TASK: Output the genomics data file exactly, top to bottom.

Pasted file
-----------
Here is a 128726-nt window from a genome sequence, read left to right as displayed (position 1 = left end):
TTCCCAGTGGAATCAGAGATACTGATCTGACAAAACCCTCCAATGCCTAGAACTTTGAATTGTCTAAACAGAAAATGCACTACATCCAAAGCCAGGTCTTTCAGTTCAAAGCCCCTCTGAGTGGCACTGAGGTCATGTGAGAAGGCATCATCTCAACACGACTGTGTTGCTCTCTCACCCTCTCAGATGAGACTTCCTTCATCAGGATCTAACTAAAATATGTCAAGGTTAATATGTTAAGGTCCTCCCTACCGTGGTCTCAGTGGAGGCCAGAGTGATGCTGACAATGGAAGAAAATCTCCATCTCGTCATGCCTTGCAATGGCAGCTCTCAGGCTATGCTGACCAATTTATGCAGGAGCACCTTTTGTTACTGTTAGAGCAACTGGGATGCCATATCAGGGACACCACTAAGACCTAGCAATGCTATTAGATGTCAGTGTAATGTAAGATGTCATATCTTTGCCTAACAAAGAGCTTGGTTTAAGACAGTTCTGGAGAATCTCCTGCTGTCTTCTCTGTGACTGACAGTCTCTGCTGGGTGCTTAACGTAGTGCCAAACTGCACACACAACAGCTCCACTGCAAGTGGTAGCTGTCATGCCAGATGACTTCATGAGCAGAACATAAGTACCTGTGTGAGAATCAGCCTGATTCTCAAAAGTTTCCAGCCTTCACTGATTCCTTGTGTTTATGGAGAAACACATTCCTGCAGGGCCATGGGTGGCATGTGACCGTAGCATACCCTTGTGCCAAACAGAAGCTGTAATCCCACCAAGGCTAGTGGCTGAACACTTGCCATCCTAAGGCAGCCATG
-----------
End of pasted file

Here is a 128726-nt window from a genome sequence, read left to right as displayed (position 1 = left end):
TTCCCAGTGGAATCAGAGATACTGATCTGACAAAACCCTCCAATGCCTAGAACTTTGAATTGTCTAAACAGAAAATGCACTACATCCAAAGCCAGGTCTTTCAGTTCAAAGCCCCTCTGAGTGGCACTGAGGTCATGTGAGAAGGCATCATCTCAACACGACTGTGTTGCTCTCTCACCCTCTCAGATGAGACTTCCTTCATCAGGATCTAACTAAAATATGTCAAGGTTAATATGTTAAGGTCCTCCCTACCGTGGTCTCAGTGGAGGCCAGAGTGATGCTGACAATGGAAGAAAATCTCCATCTCGTCATGCCTTGCAATGGCAGCTCTCAGGCTATGCTGACCAATTTATGCAGGAGCACCTTTTGTTACTGTTAGAGCAACTGGGATGCCATATCAGGGACACCACTAAGACCTAGCAATGCTATTAGATGTCAGTGTAATGTAAGATGTCATATCTTTGCCTAACAAAGAGCTTGGTTTAAGACAGTTCTGGAGAATCTCCTGCTGTCTTCTCTGTGACTGACAGTCTCTGCTGGGTGCTTAACGTAGTGCCAAACTGCACACACAACAGCTCCACTGCAAGTGGTAGCTGTCATGCCAGATGACTTCATGAGCAGAACATAAGTACCTGTGTGAGAATCAGCCTGATTCTCAAAAGTTTCCAGCCTTCACTGATTCCTTGTGTTTATGGAGAAACACATTCCTGCAGGGCCATGGGTGGCATGTGACCGTAGCATACCCTTGTGCCAAACAGAAGCTGTAATCCCACCAAGGCTAGTGGCTGAACACTTGCCATCCTAAGGCAGCCATG